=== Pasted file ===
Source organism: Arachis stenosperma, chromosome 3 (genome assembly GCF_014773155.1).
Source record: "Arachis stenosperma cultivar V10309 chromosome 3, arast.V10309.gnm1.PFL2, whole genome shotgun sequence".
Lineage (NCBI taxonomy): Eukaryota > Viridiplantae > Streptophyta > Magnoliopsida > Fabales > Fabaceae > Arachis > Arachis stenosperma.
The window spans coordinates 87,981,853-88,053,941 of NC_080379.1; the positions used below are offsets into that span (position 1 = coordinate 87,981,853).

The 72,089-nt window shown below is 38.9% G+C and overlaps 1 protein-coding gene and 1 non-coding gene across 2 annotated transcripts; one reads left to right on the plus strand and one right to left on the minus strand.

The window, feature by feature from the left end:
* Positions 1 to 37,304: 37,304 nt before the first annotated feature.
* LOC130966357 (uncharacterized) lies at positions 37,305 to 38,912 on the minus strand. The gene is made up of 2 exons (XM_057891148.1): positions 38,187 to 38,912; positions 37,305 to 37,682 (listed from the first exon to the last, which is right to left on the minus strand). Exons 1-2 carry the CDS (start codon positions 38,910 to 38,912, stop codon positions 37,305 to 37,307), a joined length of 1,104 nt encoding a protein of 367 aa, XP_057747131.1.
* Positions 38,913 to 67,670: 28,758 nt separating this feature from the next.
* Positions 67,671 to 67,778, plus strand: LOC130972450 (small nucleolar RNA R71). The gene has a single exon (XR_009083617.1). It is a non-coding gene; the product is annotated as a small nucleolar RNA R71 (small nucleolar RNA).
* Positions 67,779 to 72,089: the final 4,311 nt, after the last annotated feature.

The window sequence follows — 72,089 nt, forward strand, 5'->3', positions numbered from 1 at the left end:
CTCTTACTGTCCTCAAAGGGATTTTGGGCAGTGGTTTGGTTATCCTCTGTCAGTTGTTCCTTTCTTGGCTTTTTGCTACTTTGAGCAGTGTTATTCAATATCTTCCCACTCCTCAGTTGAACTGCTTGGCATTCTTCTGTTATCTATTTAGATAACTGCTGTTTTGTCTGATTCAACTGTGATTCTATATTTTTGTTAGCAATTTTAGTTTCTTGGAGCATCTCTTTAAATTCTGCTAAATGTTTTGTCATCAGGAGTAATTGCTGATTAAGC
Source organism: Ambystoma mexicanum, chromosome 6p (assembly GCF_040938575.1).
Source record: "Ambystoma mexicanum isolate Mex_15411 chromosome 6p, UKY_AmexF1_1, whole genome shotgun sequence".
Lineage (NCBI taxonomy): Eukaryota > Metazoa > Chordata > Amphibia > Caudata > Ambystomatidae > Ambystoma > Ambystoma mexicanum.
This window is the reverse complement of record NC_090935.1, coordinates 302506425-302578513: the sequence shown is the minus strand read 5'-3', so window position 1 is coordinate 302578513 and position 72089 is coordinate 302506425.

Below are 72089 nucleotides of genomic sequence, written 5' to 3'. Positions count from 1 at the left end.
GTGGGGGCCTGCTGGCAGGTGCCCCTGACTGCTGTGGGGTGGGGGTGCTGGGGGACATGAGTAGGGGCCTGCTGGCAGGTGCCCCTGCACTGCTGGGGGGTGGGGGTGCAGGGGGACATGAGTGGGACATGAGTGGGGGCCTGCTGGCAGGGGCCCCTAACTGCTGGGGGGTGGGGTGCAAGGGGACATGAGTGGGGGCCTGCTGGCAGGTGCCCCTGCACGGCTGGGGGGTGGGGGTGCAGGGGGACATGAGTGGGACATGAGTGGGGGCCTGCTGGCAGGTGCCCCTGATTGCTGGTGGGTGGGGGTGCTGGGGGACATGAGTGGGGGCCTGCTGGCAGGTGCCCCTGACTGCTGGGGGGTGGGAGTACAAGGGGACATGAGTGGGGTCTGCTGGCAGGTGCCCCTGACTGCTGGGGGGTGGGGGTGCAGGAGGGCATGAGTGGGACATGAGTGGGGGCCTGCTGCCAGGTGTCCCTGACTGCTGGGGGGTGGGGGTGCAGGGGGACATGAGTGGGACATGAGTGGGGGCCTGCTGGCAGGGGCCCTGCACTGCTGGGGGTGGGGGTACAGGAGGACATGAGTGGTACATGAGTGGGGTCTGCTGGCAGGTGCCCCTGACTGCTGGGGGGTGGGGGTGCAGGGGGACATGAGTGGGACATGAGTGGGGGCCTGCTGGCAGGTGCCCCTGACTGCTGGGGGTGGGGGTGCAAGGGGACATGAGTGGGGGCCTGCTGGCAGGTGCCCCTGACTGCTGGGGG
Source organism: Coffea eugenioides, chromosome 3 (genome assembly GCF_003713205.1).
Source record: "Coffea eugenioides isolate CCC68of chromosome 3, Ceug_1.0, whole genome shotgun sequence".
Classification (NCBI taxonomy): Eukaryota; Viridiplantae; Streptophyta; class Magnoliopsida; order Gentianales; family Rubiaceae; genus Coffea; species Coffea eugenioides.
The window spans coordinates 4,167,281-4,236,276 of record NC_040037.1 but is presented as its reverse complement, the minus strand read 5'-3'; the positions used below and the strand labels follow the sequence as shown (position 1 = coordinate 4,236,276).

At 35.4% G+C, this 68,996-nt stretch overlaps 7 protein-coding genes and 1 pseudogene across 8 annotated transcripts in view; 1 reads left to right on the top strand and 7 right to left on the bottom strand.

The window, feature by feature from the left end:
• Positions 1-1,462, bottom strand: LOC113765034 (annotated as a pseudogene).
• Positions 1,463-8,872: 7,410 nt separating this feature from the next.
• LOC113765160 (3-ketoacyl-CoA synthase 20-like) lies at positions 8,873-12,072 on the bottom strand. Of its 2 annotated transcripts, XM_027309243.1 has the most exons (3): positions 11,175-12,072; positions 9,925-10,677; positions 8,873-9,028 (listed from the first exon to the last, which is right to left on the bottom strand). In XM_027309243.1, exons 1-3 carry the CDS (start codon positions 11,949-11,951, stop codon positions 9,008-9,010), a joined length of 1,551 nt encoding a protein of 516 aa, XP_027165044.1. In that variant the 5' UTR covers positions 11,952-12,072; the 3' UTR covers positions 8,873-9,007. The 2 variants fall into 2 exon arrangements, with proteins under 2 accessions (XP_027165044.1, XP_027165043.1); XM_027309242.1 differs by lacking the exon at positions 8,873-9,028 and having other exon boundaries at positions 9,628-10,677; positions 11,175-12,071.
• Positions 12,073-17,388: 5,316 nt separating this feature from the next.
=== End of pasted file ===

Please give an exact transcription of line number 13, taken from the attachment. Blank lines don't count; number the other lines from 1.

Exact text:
CTCTTACTGTCCTCAAAGGGATTTTGGGCAGTGGTTTGGTTATCCTCTGTCAGTTGTTCCTTTCTTGGCTTTTTGCTACTTTGAGCAGTGTTATTCAATATCTTCCCACTCCTCAGTTGAACTGCTTGGCATTCTTCTGTTATCTATTTAGATAACTGCTGTTTTGTCTGATTCAACTGTGATTCTATATTTTTGTTAGCAATTTTAGTTTCTTGGAGCATCTCTTTAAATTCTGCTAAATGTTTTGTCATCAGGAGTAATTGCTGATTAAGC